He Walked Beside Me

Do you think he would ever really leave you? - words on background basket weaveI was doing a very ordinary task: washing clothes for the Apostles. I was almost done, and the basket was very heavy.

“Can I help you with that?”

I turned to see who spoke, and a handsome stranger was smiling at me. Rather than speak to him, I simply handed him the basket since my shoulders ached and I was exhausted by the hot sun. Relieved of the burden, I suddenly recalled something Jesus once said: “My yoke is easy; my burden light.”

“You’re smiling at something,” he said, and without thinking, I began speaking to the stranger, something proper women never do. For some reason, I felt at ease as we walked up the dirt path.

“I was remembering Jesus,” I replied softly. “My burdens always felt lighter when he was around. I felt I could handle whatever life brought.”

“Do you think he would ever really leave you?” the man asked. I pondered that silently. After a few moments, he probed, “Weren’t you one of the women at the Cross, and again at the tomb?”

Had he seen me there? Yes, I was among the women who trekked close to 70 miles from Galilee to stay with him, following and offering what support we could. I watched him enter Jerusalem in a parade-like procession, and I danced.

I danced.

Many women stood at the Cross and later followed Joseph of Arimathea to the tomb. We collected some wildflowers along the way and placed them on Jesus’ body before he was wrapped in the shroud. We saw how Jesus’ body was placed. I felt protective and wanted to properly anoint Jesus’ body after the Sabbath. It was a sober Sabbath: praying, consoling each other, and discussing which of Jesus’ lessons held the most meaning for each of us. For me it was: “Love God. Love people.”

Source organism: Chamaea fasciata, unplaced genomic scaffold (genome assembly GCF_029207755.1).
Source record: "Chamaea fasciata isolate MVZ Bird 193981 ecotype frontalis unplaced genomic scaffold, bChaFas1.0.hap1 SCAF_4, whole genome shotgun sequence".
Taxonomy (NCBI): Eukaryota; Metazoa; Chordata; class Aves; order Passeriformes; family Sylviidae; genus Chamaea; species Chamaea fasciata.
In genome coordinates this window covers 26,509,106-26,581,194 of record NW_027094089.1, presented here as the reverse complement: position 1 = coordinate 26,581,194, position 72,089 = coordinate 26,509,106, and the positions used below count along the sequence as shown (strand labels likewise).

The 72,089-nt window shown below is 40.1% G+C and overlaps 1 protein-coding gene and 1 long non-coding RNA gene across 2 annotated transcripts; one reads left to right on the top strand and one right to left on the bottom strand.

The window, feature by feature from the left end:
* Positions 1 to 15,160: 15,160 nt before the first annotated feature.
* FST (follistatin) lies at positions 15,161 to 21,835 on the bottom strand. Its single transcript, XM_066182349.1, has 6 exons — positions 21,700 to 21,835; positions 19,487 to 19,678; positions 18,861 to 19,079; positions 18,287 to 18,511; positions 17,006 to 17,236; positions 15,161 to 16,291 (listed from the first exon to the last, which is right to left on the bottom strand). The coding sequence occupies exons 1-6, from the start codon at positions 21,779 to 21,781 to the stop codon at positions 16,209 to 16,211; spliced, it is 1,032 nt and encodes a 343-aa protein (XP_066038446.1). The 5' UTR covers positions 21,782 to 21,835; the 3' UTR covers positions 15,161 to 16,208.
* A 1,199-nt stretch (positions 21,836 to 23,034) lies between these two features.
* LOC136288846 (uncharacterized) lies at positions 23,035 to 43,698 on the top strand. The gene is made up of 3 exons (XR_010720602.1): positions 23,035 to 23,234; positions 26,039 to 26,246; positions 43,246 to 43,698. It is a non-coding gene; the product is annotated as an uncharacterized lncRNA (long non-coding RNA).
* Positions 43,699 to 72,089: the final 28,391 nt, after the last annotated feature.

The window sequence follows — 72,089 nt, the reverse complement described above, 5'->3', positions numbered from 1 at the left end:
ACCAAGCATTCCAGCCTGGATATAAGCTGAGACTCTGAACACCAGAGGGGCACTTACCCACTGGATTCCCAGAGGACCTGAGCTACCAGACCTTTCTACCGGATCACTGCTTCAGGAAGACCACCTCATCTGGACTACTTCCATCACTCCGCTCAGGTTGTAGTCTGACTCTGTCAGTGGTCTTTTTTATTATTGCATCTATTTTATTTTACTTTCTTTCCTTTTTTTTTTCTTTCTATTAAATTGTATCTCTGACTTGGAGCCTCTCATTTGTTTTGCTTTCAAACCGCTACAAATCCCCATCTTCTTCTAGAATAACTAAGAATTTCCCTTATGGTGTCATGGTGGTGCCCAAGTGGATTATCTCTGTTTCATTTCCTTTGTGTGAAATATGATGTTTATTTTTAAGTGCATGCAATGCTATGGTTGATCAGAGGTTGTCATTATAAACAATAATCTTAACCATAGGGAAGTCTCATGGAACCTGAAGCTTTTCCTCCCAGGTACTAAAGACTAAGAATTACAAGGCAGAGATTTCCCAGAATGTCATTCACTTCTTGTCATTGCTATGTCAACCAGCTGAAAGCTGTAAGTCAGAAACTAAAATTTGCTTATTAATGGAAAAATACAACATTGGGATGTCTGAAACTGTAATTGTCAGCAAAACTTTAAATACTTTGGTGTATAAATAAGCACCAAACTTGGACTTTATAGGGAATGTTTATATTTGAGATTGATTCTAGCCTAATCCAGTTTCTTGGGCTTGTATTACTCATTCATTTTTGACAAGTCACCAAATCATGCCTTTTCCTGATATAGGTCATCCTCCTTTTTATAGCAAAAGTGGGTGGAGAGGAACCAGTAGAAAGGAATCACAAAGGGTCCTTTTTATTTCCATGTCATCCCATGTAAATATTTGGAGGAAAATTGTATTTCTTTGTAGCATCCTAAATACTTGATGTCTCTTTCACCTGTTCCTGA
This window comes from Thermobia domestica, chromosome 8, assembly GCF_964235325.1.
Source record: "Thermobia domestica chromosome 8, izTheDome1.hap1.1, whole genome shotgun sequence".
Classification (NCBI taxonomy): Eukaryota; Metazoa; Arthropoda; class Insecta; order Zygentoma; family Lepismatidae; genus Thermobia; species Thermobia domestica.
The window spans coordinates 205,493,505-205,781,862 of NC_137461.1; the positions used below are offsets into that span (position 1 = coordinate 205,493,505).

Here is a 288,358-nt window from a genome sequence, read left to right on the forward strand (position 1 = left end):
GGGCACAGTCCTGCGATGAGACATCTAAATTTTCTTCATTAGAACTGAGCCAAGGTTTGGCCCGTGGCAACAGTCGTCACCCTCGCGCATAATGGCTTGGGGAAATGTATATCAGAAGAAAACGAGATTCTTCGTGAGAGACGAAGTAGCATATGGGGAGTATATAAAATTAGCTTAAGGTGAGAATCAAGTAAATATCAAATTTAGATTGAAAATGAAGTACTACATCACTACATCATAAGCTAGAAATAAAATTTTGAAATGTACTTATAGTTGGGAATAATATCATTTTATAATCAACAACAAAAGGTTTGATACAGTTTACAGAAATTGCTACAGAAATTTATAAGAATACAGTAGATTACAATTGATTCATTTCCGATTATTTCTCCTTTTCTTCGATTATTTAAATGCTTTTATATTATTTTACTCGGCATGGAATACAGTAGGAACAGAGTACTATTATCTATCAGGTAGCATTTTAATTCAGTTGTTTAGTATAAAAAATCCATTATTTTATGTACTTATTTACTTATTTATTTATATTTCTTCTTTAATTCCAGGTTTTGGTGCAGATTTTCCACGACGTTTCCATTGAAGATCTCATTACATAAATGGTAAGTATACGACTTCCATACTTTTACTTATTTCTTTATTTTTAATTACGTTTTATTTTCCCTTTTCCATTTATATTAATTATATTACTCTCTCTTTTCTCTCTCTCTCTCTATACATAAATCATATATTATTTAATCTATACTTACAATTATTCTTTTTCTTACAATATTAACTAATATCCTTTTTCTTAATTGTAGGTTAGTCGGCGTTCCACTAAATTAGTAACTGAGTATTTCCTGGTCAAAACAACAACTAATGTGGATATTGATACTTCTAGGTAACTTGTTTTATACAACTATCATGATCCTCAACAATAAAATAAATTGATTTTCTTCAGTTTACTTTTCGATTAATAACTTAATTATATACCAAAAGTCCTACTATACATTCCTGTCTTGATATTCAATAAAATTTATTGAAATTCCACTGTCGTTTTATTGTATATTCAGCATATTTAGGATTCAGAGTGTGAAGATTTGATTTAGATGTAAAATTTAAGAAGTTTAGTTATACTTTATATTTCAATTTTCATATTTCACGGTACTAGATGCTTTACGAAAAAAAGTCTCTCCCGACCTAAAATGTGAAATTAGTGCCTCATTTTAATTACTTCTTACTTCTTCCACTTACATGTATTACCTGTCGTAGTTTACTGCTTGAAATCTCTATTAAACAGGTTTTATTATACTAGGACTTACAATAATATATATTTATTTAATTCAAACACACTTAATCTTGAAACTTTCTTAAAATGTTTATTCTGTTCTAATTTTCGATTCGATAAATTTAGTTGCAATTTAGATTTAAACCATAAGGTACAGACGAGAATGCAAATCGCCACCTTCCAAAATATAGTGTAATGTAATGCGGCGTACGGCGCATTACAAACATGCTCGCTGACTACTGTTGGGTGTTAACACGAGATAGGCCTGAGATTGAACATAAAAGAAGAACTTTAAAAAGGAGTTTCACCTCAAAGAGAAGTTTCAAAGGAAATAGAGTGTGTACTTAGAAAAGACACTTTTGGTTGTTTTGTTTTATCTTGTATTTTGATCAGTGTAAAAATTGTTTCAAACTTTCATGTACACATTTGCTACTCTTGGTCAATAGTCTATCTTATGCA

“Do you think he would ever really leave you?” the stranger repeated.

I knew death was not the end. I remembered Easter’s daybreak, the smell of the damp grasses, the sleepy sky, and the way my heart almost stopped when I saw those terrifying beings. They were larger than ordinary men, exuding strength nothing like the quaint picture I had of angels.

“They asked why we were looking for the living among the dead,” I said, and as I heard myself say that aloud, a new thought occurred to me. “While I was wringing out the clothes, I was rehashing my past, as if I was going to find life in old mistakes. I’ve been searching for something life-giving among dead things.” No wonder my shoulders ached.

“I love that about you,” he said, smiling. “You listen to my promptings in your heart.”

It was only then that I noticed that the hands holding my basket were those of someone crucified. A leap of shock and joy shot through my body. And when he said my name, I melted. “You took a terrible risk to stay with me at the Cross,” he said. “You offered me the gift of accompaniment.”

“I would do it again,” I said.

“You will,” he said with a loving smile, putting the basket down at the door. I turned to open it, and he was gone. But my heart felt lighter than a feather, my strength renewed. There are so many other stories… (John 21:25).

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Loretta Pehanich